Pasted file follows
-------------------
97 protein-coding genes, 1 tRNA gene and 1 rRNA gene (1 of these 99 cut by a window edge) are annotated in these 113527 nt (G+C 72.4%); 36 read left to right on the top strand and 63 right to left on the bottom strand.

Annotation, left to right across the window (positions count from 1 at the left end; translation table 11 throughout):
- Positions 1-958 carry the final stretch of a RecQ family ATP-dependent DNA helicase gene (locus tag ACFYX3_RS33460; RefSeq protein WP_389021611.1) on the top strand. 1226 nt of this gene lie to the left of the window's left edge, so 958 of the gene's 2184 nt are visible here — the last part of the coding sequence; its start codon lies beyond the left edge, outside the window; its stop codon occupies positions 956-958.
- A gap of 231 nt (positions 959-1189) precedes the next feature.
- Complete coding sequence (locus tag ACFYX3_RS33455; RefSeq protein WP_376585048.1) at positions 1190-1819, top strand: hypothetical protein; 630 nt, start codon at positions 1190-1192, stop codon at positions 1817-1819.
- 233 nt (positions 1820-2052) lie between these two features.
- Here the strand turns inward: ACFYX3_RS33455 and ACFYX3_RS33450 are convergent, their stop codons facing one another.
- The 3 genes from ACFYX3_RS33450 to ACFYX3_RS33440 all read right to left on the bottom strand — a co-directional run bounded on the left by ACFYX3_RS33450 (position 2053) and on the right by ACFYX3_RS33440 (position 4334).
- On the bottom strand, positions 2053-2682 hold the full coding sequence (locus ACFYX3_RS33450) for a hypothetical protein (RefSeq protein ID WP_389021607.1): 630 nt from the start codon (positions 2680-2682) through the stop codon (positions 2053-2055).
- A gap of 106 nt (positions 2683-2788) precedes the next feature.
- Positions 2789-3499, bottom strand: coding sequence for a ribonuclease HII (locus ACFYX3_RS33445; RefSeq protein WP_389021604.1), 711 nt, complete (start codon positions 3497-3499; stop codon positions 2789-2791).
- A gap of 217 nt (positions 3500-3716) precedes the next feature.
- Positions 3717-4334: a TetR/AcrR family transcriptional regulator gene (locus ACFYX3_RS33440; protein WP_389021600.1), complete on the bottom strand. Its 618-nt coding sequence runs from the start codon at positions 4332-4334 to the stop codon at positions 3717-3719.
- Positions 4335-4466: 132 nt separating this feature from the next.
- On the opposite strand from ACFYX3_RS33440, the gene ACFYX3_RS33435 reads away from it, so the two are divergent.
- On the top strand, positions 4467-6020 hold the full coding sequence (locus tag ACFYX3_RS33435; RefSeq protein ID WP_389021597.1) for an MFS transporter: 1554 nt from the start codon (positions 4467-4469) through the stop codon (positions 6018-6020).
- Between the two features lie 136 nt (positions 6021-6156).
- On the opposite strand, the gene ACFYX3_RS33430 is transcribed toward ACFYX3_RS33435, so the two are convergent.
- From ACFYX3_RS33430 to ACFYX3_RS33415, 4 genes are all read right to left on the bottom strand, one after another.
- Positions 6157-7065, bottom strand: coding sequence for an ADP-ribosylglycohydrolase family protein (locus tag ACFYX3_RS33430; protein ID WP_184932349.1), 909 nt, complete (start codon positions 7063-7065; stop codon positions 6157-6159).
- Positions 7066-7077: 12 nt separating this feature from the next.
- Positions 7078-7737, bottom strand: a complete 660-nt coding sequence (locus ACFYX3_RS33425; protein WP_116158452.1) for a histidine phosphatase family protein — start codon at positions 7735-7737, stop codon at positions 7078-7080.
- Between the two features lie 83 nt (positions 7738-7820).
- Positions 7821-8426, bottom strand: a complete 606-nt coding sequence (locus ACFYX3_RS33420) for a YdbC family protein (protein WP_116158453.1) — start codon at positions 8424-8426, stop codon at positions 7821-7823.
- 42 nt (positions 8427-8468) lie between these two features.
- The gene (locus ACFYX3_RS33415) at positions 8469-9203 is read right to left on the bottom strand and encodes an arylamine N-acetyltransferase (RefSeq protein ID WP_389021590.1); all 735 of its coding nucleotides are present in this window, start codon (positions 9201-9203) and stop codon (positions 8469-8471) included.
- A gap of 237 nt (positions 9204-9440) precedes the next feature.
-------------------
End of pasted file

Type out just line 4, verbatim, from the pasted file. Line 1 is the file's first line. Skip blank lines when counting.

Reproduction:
- A gap of 231 nt (positions 959-1189) precedes the next feature.